“You start with the dream, then you see the budget,” says Mike Isabella, chef-owner of Kapnos Taverna in Washington, D.C. For the new Southern Greece-inspired spot, Isabella sought out an architect and contractor who wouldn’t hesitate to suggest cuts. “At the end of the day, you want a pretty restaurant, but you can make substitutions where guests won’t really notice,” Isabella says. The practice is called value engineering. The challenge, says his contractor Rob Mescolotto, is the extra time it takes to research alternate materials. But by making smart swaps, Isabella’s design dropped the build from a budgeted $1.5 million to $1.25 million.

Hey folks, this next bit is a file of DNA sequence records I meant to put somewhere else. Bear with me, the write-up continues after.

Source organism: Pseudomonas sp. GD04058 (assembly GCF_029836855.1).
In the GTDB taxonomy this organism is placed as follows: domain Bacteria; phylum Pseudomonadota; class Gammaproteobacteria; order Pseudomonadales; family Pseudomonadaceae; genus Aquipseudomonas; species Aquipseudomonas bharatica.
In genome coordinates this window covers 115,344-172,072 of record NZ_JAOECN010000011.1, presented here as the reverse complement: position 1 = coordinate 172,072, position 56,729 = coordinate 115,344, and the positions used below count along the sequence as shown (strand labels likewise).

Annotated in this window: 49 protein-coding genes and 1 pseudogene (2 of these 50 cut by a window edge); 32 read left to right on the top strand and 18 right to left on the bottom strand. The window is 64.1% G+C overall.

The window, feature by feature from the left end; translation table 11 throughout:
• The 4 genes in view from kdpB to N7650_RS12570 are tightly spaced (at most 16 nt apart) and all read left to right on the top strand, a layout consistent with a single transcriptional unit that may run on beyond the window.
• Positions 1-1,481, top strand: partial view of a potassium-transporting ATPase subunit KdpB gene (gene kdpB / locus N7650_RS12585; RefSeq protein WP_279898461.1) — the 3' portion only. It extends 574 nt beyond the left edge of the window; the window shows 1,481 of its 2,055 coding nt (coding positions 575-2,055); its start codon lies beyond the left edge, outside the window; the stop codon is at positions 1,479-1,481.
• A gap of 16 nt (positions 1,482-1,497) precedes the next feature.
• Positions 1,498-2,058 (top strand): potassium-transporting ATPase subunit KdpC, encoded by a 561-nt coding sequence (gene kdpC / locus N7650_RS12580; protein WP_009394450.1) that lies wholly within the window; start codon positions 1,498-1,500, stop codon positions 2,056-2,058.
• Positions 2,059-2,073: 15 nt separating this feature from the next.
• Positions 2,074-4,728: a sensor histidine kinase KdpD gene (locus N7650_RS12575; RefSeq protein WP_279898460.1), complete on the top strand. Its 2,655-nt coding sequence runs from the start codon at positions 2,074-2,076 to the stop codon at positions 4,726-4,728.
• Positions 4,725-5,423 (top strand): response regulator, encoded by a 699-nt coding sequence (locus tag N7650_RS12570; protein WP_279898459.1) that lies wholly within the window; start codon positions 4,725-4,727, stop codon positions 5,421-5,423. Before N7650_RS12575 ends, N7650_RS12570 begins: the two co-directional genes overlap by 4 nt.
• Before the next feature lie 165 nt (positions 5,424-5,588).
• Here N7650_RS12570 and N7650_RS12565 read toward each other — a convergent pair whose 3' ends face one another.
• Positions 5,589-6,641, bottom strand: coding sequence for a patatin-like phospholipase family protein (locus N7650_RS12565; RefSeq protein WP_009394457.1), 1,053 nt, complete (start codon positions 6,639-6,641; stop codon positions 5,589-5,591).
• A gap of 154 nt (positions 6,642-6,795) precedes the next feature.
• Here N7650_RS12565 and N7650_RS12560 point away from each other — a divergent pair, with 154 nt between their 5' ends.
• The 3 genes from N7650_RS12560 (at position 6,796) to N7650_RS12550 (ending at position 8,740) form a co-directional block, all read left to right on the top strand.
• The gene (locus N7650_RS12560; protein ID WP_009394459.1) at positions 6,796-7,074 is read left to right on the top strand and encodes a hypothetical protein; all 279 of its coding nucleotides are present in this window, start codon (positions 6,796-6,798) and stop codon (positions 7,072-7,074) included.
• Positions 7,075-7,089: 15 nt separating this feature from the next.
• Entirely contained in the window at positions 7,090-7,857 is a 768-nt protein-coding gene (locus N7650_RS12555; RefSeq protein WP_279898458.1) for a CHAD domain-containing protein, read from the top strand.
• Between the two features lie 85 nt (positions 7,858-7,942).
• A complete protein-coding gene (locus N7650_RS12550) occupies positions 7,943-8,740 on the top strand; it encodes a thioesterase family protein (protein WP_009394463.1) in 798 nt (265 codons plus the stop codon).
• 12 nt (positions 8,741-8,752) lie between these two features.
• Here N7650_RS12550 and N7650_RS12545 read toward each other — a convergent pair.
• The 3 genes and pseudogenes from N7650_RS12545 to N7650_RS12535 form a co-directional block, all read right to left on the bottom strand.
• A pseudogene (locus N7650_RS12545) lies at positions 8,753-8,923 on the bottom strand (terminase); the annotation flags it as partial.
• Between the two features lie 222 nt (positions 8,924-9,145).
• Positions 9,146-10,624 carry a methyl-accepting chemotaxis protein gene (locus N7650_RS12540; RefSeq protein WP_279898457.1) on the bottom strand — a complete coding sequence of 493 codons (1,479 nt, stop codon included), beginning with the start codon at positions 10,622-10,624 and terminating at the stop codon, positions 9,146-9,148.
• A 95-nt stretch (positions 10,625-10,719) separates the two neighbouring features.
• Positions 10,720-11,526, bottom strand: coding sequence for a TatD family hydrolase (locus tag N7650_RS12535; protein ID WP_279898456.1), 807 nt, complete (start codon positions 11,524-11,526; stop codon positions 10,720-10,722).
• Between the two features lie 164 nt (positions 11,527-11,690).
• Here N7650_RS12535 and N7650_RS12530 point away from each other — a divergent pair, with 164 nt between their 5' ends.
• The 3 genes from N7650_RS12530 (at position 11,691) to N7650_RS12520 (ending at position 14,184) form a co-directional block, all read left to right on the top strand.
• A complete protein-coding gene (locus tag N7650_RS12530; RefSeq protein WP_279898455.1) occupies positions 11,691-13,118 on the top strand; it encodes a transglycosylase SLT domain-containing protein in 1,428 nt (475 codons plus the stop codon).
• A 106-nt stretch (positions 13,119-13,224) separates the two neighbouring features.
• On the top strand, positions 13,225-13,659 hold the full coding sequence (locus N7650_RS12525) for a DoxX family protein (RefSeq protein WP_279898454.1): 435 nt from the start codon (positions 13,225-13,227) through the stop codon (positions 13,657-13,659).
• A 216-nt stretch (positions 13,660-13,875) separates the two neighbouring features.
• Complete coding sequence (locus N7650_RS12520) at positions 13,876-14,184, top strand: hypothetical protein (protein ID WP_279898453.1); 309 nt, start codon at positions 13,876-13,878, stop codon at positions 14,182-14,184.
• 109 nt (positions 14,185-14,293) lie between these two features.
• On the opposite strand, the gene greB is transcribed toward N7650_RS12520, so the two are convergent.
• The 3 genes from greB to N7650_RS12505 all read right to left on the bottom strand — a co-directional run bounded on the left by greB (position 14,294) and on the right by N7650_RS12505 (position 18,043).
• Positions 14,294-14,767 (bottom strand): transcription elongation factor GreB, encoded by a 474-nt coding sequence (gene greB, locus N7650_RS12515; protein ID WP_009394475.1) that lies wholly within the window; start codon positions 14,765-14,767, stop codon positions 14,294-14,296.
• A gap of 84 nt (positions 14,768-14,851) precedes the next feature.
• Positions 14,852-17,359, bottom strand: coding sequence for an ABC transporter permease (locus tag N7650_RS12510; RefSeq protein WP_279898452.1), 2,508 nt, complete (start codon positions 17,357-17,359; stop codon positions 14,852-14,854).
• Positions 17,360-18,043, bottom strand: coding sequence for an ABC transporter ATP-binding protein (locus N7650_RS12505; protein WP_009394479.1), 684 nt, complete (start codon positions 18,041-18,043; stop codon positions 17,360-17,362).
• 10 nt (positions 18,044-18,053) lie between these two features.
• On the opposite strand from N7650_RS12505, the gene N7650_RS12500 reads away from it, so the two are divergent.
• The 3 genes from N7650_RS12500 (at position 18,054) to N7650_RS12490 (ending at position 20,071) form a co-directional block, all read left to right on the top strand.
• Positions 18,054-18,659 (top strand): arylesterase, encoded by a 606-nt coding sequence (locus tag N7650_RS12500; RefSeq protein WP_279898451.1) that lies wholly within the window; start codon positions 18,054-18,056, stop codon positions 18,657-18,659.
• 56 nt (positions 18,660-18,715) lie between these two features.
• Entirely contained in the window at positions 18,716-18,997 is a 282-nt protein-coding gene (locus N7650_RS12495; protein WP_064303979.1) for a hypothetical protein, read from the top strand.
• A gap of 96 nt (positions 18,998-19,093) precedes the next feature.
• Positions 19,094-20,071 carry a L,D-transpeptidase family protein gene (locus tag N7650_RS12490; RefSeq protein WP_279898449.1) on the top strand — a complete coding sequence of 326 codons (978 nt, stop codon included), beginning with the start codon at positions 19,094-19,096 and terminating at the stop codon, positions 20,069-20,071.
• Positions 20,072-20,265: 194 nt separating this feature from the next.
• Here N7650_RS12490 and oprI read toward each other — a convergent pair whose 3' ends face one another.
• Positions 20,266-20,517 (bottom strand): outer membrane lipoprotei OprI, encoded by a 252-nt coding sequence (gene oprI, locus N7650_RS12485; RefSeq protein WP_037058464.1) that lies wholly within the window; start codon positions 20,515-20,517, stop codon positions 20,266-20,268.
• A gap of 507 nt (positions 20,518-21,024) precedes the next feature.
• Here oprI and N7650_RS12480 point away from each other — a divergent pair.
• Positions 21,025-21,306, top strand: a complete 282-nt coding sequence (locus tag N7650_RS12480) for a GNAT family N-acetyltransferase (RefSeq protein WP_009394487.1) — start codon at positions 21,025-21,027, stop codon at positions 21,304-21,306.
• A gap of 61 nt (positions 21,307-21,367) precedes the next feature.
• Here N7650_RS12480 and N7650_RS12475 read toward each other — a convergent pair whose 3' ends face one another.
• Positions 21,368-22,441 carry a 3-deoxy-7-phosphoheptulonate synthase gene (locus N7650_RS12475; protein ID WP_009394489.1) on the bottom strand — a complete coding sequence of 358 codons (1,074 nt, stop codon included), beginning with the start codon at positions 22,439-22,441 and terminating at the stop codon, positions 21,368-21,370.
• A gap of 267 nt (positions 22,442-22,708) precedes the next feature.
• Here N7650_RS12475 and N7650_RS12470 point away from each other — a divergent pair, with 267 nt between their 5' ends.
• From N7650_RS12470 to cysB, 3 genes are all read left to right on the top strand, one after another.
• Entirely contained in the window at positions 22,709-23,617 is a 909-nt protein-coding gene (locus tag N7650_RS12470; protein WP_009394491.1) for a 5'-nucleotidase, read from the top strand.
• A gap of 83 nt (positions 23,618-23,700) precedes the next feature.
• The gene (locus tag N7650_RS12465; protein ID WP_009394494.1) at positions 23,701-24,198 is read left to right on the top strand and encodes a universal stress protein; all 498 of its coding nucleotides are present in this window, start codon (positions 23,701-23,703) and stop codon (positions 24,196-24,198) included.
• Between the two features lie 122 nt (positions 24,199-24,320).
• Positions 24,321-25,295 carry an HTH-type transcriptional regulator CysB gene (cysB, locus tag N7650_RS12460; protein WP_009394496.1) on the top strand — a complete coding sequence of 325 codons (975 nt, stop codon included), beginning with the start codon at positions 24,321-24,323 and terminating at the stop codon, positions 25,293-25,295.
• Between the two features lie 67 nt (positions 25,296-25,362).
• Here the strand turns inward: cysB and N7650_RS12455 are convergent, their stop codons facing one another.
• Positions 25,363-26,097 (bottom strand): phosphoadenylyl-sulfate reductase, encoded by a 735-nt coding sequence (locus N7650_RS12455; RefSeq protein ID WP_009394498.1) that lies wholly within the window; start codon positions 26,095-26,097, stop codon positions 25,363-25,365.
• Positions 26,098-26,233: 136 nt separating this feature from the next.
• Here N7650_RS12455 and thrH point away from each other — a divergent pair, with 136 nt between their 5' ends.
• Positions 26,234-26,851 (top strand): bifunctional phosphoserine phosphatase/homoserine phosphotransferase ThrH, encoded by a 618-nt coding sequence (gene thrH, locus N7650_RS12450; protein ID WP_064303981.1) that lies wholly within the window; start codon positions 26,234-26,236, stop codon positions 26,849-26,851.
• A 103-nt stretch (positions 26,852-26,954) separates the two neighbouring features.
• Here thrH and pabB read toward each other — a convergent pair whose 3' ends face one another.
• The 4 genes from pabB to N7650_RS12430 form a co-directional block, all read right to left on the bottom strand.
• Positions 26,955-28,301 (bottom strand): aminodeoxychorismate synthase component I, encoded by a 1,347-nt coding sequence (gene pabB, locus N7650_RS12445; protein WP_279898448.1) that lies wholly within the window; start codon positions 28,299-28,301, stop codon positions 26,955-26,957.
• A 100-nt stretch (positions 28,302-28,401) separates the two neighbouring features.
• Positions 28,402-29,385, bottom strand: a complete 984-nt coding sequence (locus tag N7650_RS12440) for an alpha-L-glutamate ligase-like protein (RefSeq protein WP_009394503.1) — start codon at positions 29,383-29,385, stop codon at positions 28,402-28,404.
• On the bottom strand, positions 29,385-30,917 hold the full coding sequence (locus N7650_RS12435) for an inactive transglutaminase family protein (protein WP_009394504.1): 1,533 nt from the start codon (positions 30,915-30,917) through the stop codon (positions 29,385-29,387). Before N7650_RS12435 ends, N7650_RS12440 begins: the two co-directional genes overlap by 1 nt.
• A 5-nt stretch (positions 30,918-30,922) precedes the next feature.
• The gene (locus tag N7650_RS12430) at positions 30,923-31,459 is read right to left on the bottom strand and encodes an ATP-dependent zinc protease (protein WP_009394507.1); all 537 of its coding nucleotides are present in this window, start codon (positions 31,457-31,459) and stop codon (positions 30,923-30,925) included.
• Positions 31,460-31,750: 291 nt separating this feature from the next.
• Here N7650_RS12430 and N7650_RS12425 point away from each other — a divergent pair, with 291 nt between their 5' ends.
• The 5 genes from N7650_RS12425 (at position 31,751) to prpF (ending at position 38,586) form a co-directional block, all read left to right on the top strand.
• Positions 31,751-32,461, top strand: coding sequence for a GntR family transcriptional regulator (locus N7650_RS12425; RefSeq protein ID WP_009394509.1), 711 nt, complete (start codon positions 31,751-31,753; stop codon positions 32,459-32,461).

Saving on supplies
Mescolotto worked directly with subcontractors to spec the Carrara-marble bar and countertops at half the cost. Isabella passed on a wall of custom-built banquettes, opting for just a few (below). After opening, he added some pricier tabletops for pops of texture—saving by not using the materials across the board.
A matter of materials
Isabella wanted subway tiles for the display kitchen, but because guests sit a few feet away, his contractor was able to use fiber-reinforced plastic. It looks similar, won’t discolor and costs 1/100th of the real deal, Mescolotto says. “Tile and wood are two [swaps] where most people can’t tell the difference,” he says.
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